Guo Xuejun with the Ministry of Foreign Affairs took the Addis Ababa-Djibouti Railway as an example of the fruitful cooperations between the two countries under the BRI.

Apart from the railway that has significantly shortened the time of transporting goods from Ethiopia to Djibouti, he also mentioned a new economic cluster that is emerging along the railway with the construction and development of several industrial parks.

China looks forward to working with Ethiopia to initiate more connectivity projects that are high-quality, sustainable, resilient, affordable, inclusive, accessible and broadly beneficial, Guo said.

The country is also dedicated to promoting trade and investment liberalization and facilitation, opposes protectionism and aims to make greater contributions to the implementation of the 2030 Agenda for Sustainable Development, he said.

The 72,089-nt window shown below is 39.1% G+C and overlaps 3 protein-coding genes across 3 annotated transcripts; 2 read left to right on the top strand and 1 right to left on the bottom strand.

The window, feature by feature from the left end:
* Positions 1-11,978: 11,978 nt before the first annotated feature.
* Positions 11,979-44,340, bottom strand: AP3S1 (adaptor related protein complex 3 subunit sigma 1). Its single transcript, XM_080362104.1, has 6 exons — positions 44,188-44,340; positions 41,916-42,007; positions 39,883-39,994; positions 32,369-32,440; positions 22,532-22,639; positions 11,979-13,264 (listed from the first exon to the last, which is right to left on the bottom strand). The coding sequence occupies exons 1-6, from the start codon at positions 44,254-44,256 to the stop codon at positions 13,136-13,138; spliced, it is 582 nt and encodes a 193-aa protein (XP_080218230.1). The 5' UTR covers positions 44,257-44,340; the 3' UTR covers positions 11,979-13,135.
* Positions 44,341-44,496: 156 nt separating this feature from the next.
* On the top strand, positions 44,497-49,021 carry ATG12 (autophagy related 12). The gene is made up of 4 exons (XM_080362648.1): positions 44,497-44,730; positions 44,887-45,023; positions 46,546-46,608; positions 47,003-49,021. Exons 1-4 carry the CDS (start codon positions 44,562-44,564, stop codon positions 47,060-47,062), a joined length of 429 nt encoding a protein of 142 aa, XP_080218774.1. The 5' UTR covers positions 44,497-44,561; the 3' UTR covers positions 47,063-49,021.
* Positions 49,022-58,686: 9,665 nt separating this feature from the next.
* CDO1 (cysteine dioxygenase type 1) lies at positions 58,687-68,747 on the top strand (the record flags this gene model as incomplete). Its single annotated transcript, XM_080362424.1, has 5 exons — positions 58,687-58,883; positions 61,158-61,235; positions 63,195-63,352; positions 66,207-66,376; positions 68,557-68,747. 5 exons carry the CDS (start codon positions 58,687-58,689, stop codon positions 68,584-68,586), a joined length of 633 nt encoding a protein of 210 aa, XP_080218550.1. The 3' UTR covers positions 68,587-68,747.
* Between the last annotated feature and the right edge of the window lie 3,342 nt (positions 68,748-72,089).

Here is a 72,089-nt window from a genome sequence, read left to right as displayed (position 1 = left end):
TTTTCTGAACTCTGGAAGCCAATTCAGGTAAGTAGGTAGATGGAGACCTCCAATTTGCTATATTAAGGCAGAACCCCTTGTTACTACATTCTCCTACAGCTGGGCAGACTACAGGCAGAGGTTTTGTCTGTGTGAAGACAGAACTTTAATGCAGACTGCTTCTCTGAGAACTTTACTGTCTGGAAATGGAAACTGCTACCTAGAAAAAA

Beate Trankmann, Resident Representative of the United Nations Development Programme (UNDP) in China, said the BRI’s key projects, which focus on connectivity and integration, could help unlock the funding and know-how to fulfill the SDGs, if relevant investments follow sustainability criteria and principles of the SDGs.

At the event, organized by the UNDP and supported by the Ministry of Foreign Affairs, China’s embassy in Ethiopia and the EIC, investors also discussed the opportunities and challenges to invest in Ethiopia